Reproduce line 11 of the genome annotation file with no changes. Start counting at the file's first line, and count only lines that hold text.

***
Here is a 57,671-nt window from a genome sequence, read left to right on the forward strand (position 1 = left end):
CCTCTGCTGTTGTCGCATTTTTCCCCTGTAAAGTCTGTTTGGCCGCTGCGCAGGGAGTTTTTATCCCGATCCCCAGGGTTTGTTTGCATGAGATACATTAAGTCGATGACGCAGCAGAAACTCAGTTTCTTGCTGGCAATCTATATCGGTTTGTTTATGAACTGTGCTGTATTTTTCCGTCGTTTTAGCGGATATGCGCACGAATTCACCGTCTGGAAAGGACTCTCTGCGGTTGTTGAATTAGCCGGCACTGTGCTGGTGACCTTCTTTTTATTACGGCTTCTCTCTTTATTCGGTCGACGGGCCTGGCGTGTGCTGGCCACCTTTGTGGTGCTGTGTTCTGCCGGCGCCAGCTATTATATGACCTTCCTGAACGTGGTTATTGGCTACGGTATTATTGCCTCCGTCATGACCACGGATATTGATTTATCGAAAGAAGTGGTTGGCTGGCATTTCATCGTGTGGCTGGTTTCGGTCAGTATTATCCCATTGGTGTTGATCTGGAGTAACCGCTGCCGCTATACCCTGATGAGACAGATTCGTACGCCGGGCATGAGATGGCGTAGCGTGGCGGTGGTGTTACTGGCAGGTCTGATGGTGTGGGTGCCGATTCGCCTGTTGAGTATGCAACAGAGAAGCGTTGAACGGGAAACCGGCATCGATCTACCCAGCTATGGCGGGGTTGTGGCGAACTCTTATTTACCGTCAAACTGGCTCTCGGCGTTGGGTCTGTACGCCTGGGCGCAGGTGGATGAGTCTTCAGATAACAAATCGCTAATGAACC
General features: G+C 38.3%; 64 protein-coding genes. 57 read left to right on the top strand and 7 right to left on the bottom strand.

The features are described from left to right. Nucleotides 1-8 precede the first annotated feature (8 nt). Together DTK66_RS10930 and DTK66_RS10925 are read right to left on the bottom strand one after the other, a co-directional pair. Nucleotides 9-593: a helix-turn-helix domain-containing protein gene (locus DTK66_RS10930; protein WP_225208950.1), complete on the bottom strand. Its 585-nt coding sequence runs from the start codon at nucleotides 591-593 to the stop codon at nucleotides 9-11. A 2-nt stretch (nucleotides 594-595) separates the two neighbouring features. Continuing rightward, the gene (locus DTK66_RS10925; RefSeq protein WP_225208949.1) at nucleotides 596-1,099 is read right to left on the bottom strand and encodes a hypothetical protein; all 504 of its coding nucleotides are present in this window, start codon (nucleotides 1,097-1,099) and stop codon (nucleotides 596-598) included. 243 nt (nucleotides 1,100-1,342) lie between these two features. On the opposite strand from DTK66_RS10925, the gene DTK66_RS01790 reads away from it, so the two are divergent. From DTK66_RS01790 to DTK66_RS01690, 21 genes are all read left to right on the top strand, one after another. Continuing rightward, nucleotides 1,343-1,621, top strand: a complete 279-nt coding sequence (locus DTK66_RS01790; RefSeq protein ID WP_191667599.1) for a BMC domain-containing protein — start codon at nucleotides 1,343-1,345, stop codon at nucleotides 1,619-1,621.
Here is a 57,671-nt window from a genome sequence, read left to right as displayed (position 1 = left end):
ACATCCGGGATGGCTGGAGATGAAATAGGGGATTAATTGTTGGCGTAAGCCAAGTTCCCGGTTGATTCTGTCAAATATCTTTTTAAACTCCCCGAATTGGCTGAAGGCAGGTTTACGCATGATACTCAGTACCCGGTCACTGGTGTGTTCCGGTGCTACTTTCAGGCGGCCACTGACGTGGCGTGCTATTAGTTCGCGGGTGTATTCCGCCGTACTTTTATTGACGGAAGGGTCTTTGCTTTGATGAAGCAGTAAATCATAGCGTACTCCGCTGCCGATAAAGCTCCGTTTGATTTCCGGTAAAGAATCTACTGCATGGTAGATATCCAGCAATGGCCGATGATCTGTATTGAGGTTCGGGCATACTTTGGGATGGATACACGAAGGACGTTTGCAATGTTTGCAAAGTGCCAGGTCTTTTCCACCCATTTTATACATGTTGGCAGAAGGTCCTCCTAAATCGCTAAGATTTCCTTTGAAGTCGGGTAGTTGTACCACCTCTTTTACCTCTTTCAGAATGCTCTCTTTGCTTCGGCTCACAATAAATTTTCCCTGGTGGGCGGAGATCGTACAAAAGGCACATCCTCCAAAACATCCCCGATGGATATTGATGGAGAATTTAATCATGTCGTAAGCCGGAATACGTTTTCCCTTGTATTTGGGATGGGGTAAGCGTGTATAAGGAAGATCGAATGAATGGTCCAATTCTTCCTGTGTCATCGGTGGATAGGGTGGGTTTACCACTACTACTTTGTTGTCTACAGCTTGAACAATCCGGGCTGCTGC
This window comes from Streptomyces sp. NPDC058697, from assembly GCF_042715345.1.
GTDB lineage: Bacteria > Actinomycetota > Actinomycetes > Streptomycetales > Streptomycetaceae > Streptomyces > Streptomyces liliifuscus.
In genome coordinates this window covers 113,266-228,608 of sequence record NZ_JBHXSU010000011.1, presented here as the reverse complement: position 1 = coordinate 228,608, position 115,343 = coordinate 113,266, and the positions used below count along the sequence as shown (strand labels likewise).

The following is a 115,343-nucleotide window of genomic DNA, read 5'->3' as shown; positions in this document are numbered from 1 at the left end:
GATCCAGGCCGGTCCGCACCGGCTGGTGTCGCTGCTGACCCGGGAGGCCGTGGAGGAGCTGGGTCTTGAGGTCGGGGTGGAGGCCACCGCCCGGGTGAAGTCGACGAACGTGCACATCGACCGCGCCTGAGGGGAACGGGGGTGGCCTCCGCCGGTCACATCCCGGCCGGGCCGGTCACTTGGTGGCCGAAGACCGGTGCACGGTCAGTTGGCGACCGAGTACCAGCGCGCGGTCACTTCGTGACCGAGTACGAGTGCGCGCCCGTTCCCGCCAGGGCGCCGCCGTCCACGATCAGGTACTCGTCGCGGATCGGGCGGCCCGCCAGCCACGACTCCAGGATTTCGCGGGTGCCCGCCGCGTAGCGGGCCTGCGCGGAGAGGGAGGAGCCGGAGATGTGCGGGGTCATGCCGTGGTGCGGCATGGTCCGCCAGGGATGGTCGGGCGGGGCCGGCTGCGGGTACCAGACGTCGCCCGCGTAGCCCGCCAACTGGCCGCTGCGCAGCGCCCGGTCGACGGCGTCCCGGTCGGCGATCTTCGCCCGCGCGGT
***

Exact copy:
GATCCAGGCCGGTCCGCACCGGCTGGTGTCGCTGCTGACCCGGGAGGCCGTGGAGGAGCTGGGTCTTGAGGTCGGGGTGGAGGCCACCGCCCGGGTGAAGTCGACGAACGTGCACATCGACCGCGCCTGAGGGGAACGGGGGTGGCCTCCGCCGGTCACATCCCGGCCGGGCCGGTCACTTGGTGGCCGAAGACCGGTGCACGGTCAGTTGGCGACCGAGTACCAGCGCGCGGTCACTTCGTGACCGAGTACGAGTGCGCGCCCGTTCCCGCCAGGGCGCCGCCGTCCACGATCAGGTACTCGTCGCGGATCGGGCGGCCCGCCAGCCACGACTCCAGGATTTCGCGGGTGCCCGCCGCGTAGCGGGCCTGCGCGGAGAGGGAGGAGCCGGAGATGTGCGGGGTCATGCCGTGGTGCGGCATGGTCCGCCAGGGATGGTCGGGCGGGGCCGGCTGCGGGTACCAGACGTCGCCCGCGTAGCCCGCCAACTGGCCGCTGCGCAGCGCCCGGTCGACGGCGTCCCGGTCGGCGATCTTCGCCCGCGCGGT